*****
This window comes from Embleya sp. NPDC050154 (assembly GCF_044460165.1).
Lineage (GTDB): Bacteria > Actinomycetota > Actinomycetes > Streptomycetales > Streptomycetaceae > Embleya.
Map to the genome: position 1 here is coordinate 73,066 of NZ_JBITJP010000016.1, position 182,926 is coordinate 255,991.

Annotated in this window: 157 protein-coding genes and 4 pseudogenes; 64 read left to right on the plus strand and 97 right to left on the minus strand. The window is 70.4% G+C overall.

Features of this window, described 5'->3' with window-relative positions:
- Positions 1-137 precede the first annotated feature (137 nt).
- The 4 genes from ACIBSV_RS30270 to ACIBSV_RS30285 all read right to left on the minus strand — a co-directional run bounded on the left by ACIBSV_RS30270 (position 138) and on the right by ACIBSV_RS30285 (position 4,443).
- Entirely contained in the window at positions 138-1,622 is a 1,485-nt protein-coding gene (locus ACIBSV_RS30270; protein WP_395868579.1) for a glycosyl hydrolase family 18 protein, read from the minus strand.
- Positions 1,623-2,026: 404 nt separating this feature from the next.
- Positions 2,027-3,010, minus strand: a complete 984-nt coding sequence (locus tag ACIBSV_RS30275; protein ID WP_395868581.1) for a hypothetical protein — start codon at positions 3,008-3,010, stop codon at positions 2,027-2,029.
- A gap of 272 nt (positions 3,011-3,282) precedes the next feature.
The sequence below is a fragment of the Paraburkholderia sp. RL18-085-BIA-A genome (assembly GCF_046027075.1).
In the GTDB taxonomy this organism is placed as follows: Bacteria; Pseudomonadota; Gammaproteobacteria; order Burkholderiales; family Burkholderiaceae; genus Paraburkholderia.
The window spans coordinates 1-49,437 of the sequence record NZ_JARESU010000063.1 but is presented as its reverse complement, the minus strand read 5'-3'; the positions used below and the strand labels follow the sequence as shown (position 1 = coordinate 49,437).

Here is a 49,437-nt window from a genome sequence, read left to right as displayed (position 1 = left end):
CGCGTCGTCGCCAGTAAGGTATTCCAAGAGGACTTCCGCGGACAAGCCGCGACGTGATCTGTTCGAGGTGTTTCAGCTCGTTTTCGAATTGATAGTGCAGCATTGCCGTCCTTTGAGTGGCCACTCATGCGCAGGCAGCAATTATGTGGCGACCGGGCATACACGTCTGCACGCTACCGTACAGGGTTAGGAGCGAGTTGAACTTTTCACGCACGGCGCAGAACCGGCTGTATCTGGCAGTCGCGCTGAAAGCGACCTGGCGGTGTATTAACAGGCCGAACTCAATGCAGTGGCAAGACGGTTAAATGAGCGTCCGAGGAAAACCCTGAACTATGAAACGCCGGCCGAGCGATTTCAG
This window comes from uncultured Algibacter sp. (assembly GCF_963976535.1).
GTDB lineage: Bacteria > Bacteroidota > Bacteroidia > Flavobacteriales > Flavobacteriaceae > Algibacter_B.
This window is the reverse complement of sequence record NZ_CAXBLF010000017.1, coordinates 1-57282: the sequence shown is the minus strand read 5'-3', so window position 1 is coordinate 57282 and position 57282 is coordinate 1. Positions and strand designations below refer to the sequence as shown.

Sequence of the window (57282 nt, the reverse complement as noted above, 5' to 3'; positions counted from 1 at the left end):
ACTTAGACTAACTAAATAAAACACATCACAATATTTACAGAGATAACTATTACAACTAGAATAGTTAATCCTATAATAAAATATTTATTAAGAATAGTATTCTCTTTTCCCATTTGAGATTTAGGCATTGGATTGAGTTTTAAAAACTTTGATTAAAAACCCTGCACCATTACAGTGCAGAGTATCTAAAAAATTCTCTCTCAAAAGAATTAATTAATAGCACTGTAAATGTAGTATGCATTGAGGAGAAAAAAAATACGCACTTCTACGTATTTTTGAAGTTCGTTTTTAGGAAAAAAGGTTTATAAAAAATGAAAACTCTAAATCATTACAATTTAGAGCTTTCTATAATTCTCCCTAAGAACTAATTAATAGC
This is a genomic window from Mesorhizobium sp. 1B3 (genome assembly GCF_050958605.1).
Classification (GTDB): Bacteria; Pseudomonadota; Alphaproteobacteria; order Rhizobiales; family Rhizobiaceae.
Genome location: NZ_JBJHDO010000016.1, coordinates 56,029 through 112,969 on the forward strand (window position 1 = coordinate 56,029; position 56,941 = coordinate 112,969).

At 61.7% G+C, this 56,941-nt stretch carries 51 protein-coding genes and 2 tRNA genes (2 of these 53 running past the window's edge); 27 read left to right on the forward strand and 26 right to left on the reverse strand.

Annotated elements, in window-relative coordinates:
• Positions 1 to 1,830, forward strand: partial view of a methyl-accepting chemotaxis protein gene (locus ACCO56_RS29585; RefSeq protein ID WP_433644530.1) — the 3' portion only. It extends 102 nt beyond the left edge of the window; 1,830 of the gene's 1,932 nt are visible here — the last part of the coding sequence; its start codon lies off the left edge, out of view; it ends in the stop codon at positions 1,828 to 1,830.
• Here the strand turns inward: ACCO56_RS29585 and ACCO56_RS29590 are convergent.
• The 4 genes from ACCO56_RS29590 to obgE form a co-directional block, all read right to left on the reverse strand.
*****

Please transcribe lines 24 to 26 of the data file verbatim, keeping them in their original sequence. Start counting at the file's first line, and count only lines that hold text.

Genome location: NZ_JBJHDO010000016.1, coordinates 56,029 through 112,969 on the forward strand (window position 1 = coordinate 56,029; position 56,941 = coordinate 112,969).

At 61.7% G+C, this 56,941-nt stretch carries 51 protein-coding genes and 2 tRNA genes (2 of these 53 running past the window's edge); 27 read left to right on the forward strand and 26 right to left on the reverse strand.

Annotated elements, in window-relative coordinates: